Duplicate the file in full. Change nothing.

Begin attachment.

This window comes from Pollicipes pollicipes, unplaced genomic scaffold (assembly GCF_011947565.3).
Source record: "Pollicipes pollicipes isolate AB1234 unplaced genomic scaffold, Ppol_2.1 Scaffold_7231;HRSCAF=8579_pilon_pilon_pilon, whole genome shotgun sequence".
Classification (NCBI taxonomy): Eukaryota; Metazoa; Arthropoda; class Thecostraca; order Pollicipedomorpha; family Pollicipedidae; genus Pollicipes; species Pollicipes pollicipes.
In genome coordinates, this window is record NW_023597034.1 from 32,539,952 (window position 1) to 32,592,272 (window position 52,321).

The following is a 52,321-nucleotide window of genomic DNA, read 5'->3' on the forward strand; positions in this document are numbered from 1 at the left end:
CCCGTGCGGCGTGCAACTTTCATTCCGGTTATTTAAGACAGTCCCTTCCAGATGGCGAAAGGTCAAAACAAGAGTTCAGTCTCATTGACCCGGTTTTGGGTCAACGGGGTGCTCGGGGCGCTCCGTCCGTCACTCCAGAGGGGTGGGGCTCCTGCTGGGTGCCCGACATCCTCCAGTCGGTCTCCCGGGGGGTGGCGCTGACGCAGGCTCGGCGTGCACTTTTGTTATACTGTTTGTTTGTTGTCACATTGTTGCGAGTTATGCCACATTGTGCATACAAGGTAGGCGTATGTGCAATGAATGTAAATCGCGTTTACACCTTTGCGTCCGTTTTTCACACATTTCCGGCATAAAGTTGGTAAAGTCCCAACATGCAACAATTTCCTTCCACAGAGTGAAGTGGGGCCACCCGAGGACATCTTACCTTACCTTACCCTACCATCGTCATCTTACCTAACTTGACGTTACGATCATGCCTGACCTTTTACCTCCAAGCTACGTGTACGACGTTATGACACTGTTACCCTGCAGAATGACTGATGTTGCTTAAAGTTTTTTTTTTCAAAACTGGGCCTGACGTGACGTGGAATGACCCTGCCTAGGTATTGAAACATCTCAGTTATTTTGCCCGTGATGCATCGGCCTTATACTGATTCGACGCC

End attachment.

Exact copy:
This window comes from Pollicipes pollicipes, unplaced genomic scaffold (assembly GCF_011947565.3).
Source record: "Pollicipes pollicipes isolate AB1234 unplaced genomic scaffold, Ppol_2.1 Scaffold_7231;HRSCAF=8579_pilon_pilon_pilon, whole genome shotgun sequence".
Classification (NCBI taxonomy): Eukaryota; Metazoa; Arthropoda; class Thecostraca; order Pollicipedomorpha; family Pollicipedidae; genus Pollicipes; species Pollicipes pollicipes.
In genome coordinates, this window is record NW_023597034.1 from 32,539,952 (window position 1) to 32,592,272 (window position 52,321).

The following is a 52,321-nucleotide window of genomic DNA, read 5'->3' on the forward strand; positions in this document are numbered from 1 at the left end:
CCCGTGCGGCGTGCAACTTTCATTCCGGTTATTTAAGACAGTCCCTTCCAGATGGCGAAAGGTCAAAACAAGAGTTCAGTCTCATTGACCCGGTTTTGGGTCAACGGGGTGCTCGGGGCGCTCCGTCCGTCACTCCAGAGGGGTGGGGCTCCTGCTGGGTGCCCGACATCCTCCAGTCGGTCTCCCGGGGGGTGGCGCTGACGCAGGCTCGGCGTGCACTTTTGTTATACTGTTTGTTTGTTGTCACATTGTTGCGAGTTATGCCACATTGTGCATACAAGGTAGGCGTATGTGCAATGAATGTAAATCGCGTTTACACCTTTGCGTCCGTTTTTCACACATTTCCGGCATAAAGTTGGTAAAGTCCCAACATGCAACAATTTCCTTCCACAGAGTGAAGTGGGGCCACCCGAGGACATCTTACCTTACCTTACCCTACCATCGTCATCTTACCTAACTTGACGTTACGATCATGCCTGACCTTTTACCTCCAAGCTACGTGTACGACGTTATGACACTGTTACCCTGCAGAATGACTGATGTTGCTTAAAGTTTTTTTTTTCAAAACTGGGCCTGACGTGACGTGGAATGACCCTGCCTAGGTATTGAAACATCTCAGTTATTTTGCCCGTGATGCATCGGCCTTATACTGATTCGACGCC